Yindjibarndi reject FMG’s return to ‘dark ages of paternalism’
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Andrew Forrest is out and Nev Power is in as CEO of FMG.
We have learned this week that “The apple doesn’t fall far from the tree.”
Following in Mr Forrest’s footsteps, Mr Power said that FMG would never agree to a royalty deal like Rio Tinto has made with many of our neighbours because he thinks its not going to do any good for our community.
Rather than independent self-development for Yindjibarndi, Mr Power said that FMG should be in the driver’s seat of “an industrialisation of Roebourne” because it could be done “quicker, faster and more reliably than if they [the Yindjibarndi people] were paid the money and tried to do it themselves.”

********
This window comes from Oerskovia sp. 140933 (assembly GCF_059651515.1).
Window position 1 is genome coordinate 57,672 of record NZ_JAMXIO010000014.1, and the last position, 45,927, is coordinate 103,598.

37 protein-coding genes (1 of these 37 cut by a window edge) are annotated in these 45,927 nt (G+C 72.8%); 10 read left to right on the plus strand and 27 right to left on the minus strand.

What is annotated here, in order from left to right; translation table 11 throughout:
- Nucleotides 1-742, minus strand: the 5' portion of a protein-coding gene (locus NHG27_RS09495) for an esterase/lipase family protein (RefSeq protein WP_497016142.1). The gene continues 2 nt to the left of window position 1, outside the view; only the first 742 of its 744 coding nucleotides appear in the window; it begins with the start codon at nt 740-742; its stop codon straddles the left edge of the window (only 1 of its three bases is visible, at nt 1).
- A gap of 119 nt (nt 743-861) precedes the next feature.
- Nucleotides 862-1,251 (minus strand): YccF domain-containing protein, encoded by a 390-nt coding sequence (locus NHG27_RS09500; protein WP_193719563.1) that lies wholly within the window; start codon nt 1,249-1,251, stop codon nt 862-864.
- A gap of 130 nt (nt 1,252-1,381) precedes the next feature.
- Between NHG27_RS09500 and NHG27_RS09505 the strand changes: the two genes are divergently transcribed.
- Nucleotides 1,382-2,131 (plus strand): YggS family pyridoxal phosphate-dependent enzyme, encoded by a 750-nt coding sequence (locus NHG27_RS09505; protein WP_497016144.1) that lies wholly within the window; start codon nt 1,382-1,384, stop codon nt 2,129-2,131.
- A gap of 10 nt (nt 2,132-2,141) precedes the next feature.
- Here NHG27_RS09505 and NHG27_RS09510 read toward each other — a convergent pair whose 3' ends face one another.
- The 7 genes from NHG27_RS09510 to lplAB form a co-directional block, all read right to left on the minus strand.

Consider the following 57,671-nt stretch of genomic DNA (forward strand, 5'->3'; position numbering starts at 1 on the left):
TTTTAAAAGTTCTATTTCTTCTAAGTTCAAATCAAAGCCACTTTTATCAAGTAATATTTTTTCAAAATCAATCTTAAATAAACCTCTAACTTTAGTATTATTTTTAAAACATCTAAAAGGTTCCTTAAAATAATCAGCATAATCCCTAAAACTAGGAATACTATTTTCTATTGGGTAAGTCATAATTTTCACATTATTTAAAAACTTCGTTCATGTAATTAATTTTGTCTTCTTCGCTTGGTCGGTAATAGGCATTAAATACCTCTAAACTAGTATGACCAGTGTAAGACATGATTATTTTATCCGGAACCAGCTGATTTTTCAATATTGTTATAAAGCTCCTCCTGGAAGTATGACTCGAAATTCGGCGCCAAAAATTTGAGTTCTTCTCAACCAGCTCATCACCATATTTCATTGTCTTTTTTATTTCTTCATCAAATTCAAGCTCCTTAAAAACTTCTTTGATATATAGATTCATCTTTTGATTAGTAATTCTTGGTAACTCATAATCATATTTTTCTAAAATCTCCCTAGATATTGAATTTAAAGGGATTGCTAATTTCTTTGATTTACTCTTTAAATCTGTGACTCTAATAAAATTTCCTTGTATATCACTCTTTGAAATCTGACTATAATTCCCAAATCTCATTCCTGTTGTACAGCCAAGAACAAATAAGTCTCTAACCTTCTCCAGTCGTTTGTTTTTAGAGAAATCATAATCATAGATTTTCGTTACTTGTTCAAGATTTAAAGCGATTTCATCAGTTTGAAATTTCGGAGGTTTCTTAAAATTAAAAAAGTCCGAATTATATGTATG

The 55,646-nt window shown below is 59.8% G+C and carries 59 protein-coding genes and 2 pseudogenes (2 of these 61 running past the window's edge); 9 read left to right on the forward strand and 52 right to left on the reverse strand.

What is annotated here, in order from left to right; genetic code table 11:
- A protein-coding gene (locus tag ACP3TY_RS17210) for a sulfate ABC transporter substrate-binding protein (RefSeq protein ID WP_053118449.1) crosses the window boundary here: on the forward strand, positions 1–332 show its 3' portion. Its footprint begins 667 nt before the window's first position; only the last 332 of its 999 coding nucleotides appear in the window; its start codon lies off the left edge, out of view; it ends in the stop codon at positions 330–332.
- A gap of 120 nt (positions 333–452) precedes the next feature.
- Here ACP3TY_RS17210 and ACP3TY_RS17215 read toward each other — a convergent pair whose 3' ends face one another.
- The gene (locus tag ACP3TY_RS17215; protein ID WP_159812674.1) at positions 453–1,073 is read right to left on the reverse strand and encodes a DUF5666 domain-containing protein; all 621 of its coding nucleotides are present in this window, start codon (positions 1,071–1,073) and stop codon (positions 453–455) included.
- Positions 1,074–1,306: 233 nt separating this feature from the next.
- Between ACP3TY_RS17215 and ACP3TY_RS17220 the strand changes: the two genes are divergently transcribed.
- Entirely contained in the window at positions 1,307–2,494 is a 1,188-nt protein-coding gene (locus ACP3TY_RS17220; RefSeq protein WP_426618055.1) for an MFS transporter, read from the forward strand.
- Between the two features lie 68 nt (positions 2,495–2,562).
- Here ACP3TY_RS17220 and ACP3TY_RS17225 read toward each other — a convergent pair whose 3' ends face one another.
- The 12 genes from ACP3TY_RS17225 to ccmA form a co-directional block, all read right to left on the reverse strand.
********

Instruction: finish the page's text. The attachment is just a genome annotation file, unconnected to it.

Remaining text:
Yindjibarndi reject FMG’s return to the ‘dark ages of Aboriginal paternalism’, and call instead for return to the negotiating table.
Mr Woodley stressed, “The longer this dispute is dragged through the Courts, and the longer it takes to reach a formal land access agreement, the worse it is for FMG, the Yindjibarndi people and the state of Western Australia. Mr Power’s first decision should be to return FMG to the negotiating table.”